Life insurance made easy

August 7, 2009

I’m confused as to whether I should take out a term life or whole life policy.
September 26, 2002: 11:14 AM EDT
By Walter Updegrave, CNN/Money Contributing Columnist

NEW YORK (CNN/Money) – I would like to take out a life insurance policy on my husband, who is a smoker, so I have at least enough money to cover the mortgage on our house if anything happens. My company is offering term insurance at a good price, but I’m confused as to whether I should take out a term life or whole life policy. I can’t afford a very large premium. What do you think I should do?

— Rachel Rifilato, Yorktown Heights, New York

First, let me tell you that I think your instinct to get some insurance coverage on your husband is absolutely correct. The primary purpose of life insurance is to provide support to a family in the event a spouse or other bread winner dies, leaving the household without that person’s income. But that still leaves us with the issue of whether you should buy term insurance or whole life.

Term or whole life?

Term insurance essentially provides bare-bones protection. You pay an annual premium for a specific dollar amount of insurance that your beneficiaries receive if you die while the policy is in effect. Whole life insurance, on the other hand, not only provides a death benefit like term, but also has an investment component. A portion of your premium goes toward insurance while the rest helps build the policy’s “cash value,” which grows tax deferred and which can be borrowed against if needed.

There’s another important difference between the two. As its name implies, a whole life policy remains in effect for your entire life, assuming you pay the premiums. A term life policy, on the other hand, is limited to a specific term. And although you can typically renew the coverage at the end of that term, most term policies don’t allow renewals beyond age 65 or 70.

Both types of insurance can have their place, but for most people — and almost certainly in your case — term insurance is probably the better choice. The reason is that with term you get a lot more insurance protection for the same dollar premium. In fact, for the same size policy, the premium on a whole life policy may be as much as ten times that on a term policy.

That’s because in the case of the whole life policy, not all your premium is buying life insurance protection. Some is going into the investment component of the policy. In any case, if you are looking to get basic insurance protection while holding down the premium you must pay, then term insurance would seem the logical choice.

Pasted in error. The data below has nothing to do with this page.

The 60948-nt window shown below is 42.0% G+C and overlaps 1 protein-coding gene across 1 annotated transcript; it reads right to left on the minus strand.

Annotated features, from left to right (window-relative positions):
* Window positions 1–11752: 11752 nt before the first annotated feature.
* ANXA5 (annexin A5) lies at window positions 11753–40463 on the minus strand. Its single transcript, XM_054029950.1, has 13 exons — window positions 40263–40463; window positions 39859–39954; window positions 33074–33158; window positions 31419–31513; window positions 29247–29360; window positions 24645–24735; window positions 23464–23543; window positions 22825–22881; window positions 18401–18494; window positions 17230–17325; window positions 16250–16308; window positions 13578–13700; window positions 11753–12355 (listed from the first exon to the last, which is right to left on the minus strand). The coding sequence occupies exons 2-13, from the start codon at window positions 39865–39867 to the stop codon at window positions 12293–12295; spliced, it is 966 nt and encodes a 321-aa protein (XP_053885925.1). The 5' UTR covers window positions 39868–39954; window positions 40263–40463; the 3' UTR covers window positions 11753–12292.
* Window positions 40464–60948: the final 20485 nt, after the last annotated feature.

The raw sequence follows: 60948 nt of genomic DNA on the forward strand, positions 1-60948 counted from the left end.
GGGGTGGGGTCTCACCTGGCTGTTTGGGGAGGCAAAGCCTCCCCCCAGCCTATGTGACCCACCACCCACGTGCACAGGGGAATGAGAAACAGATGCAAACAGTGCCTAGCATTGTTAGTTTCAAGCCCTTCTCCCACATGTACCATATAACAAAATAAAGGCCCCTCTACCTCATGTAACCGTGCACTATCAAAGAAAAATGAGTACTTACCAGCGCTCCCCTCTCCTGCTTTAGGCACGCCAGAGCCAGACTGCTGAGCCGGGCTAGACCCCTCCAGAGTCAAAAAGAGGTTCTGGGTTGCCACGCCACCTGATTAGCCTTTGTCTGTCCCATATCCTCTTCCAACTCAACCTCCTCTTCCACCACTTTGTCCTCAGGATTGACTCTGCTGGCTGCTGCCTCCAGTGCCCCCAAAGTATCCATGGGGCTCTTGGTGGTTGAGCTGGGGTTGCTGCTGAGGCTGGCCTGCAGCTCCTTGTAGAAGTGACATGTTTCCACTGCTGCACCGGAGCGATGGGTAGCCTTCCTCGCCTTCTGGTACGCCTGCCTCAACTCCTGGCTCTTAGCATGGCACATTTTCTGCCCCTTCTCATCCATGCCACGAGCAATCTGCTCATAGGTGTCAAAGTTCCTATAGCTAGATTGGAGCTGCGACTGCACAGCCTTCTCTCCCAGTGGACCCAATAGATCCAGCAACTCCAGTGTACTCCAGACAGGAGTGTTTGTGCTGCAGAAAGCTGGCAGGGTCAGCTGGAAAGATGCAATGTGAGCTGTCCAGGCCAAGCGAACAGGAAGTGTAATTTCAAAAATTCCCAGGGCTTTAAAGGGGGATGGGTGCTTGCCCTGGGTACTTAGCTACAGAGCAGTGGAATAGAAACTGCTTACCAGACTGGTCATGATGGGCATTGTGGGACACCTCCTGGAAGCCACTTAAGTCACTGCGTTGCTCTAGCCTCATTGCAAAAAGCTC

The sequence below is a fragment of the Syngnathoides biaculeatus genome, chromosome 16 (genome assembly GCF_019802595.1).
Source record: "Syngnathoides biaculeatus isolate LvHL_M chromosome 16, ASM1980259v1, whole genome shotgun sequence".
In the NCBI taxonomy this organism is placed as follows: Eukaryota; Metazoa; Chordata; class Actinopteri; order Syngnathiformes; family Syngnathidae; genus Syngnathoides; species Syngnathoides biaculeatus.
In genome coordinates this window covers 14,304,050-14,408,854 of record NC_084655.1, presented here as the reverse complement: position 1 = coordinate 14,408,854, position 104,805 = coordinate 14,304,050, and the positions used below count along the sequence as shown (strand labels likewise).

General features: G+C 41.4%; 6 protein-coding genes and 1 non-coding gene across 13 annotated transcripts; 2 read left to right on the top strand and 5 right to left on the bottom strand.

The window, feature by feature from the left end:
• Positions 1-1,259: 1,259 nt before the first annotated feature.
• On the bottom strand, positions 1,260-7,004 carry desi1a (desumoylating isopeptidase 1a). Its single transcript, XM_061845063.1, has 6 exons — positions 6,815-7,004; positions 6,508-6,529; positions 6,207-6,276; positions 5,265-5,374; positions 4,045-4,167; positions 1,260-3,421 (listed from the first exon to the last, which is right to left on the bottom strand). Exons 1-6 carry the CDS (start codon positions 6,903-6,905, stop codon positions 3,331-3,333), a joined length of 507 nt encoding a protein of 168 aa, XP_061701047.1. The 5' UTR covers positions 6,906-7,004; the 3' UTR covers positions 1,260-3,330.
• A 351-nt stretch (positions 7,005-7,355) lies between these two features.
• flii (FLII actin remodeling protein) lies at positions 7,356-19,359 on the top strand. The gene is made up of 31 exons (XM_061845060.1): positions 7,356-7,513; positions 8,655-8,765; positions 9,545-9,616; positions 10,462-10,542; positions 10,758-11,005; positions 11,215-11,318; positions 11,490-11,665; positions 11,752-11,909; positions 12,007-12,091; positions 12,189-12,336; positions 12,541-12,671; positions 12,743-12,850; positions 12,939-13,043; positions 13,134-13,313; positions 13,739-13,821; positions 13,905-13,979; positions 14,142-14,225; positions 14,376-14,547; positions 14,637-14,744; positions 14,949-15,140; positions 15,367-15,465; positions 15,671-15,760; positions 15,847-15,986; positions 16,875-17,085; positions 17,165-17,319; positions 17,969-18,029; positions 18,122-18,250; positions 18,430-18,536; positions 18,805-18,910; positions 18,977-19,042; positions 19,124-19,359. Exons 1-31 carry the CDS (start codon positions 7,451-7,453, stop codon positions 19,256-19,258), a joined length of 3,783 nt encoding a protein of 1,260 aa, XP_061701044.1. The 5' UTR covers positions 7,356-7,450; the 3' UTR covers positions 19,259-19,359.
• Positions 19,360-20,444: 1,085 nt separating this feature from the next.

Term terms

Assuming you go with term, you still have a few decisions to make. There are several types of term. Annual renewable term (ART) typically guarantees you can renew your contract each year without a medical exam, but the premium increases each year as you age.

Another type of term — guaranteed level premium — usually starts with a higher premium than annual renewable, but you get to lock in that rate for a specific number of years, usually 10 to 20, at which point you would usually have to take another medical exam and buy a new policy. (One caveat: some policies don’t actually guarantee the premium for the entire period, so check the fine print.)

Many term policies also offer the option to convert at some point to a whole life policy. This option adds to the premium, but it can be worthwhile. For example, if someone with a term policy were diagnosed with a serious illness, converting to whole life coverage would assure that a death benefit would be paid.

Rates on various types of term insurance can vary widely from insurer to insurer. And I would not assume that my employer’s insurer offers a competitive rate. I know that advising someone to “shop around” sounds trite. But it’s true. You should check prices offered by several insurers, taking care to assure you’re comparing the same kind of policies with the same kinds of options.

You can begin your search on the Net by going to sites such as InsWeb, and Term4Sale. You might also want to try insurers such as Ameritas and USAA that sell directly to the public rather than through agents. While you’re at it, you might want to check out an insurance calculator such as the one at our Web site to see how much insurance a person in your situation really needs.

One final thing: I don’t want to get all preachy about the dangers of smoking. I believe adults should be free to make their own decisions about how to live their lives. That said, though, I think it’s important that people realize the costs of their decisions. I’m sure your husband is aware of the health costs of smoking. But he may not be aware of the financial costs.

So why don’t you have him sit down at the computer with you as you go to some of the sites above and compare the cost of term policies for smokers vs. non-smokers. It just might be the kind of experience to scare him away from cigarettes.


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